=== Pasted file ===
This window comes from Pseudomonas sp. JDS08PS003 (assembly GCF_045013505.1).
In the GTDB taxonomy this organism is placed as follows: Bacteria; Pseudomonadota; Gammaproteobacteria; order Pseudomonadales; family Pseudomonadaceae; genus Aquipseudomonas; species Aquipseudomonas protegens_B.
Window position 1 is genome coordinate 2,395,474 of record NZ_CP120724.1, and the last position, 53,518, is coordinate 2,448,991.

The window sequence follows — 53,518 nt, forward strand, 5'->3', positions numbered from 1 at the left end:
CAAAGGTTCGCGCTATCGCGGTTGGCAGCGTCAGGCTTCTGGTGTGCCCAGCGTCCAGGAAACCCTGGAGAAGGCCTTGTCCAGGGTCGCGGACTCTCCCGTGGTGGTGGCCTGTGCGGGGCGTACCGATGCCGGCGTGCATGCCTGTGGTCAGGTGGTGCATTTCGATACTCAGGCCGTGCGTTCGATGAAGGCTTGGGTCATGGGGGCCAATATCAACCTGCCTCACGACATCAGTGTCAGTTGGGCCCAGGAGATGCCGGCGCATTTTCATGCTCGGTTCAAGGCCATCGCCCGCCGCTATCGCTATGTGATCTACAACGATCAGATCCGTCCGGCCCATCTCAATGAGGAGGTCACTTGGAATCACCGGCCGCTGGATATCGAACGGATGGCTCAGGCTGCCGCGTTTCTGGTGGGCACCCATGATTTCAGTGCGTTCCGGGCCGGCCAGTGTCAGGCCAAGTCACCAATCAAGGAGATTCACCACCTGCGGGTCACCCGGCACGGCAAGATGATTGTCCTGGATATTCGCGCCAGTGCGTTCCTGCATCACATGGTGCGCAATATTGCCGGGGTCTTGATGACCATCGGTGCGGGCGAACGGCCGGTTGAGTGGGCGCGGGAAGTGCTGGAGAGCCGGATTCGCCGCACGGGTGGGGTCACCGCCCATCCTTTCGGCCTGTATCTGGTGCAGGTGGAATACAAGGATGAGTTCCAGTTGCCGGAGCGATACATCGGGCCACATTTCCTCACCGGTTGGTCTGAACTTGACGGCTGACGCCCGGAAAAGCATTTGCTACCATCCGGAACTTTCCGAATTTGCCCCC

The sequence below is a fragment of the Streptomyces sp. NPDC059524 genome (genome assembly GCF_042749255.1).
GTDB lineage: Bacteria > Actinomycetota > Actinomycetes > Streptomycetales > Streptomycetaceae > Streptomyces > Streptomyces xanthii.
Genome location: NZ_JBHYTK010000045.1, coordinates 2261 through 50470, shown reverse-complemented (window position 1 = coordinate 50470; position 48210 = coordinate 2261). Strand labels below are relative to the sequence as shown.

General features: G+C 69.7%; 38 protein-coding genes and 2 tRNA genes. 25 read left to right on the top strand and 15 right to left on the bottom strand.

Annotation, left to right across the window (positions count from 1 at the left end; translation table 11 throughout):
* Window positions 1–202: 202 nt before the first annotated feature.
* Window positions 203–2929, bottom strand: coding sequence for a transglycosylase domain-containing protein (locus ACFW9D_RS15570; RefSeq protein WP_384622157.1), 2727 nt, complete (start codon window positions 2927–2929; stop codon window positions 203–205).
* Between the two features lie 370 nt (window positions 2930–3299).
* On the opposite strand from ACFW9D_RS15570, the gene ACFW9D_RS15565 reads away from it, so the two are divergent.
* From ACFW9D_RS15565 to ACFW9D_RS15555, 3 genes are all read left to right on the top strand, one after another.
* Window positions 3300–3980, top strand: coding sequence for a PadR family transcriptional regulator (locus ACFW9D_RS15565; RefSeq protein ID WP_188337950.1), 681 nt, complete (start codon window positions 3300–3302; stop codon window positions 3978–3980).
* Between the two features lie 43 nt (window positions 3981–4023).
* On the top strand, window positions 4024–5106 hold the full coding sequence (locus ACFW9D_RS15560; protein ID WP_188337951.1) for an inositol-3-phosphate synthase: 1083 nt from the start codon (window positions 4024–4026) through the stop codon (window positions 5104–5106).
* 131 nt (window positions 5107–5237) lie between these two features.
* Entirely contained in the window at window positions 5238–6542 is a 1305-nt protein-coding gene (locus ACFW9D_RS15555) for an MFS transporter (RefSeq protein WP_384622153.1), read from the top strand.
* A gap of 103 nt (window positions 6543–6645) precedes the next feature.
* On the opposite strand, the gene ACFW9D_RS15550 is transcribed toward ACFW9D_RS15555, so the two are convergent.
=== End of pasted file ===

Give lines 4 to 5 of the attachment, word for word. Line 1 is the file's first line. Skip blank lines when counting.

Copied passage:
The window sequence follows — 53,518 nt, forward strand, 5'->3', positions numbered from 1 at the left end:
CAAAGGTTCGCGCTATCGCGGTTGGCAGCGTCAGGCTTCTGGTGTGCCCAGCGTCCAGGAAACCCTGGAGAAGGCCTTGTCCAGGGTCGCGGACTCTCCCGTGGTGGTGGCCTGTGCGGGGCGTACCGATGCCGGCGTGCATGCCTGTGGTCAGGTGGTGCATTTCGATACTCAGGCCGTGCGTTCGATGAAGGCTTGGGTCATGGGGGCCAATATCAACCTGCCTCACGACATCAGTGTCAGTTGGGCCCAGGAGATGCCGGCGCATTTTCATGCTCGGTTCAAGGCCATCGCCCGCCGCTATCGCTATGTGATCTACAACGATCAGATCCGTCCGGCCCATCTCAATGAGGAGGTCACTTGGAATCACCGGCCGCTGGATATCGAACGGATGGCTCAGGCTGCCGCGTTTCTGGTGGGCACCCATGATTTCAGTGCGTTCCGGGCCGGCCAGTGTCAGGCCAAGTCACCAATCAAGGAGATTCACCACCTGCGGGTCACCCGGCACGGCAAGATGATTGTCCTGGATATTCGCGCCAGTGCGTTCCTGCATCACATGGTGCGCAATATTGCCGGGGTCTTGATGACCATCGGTGCGGGCGAACGGCCGGTTGAGTGGGCGCGGGAAGTGCTGGAGAGCCGGATTCGCCGCACGGGTGGGGTCACCGCCCATCCTTTCGGCCTGTATCTGGTGCAGGTGGAATACAAGGATGAGTTCCAGTTGCCGGAGCGATACATCGGGCCACATTTCCTCACCGGTTGGTCTGAACTTGACGGCTGACGCCCGGAAAAGCATTTGCTACCATCCGGAACTTTCCGAATTTGCCCCC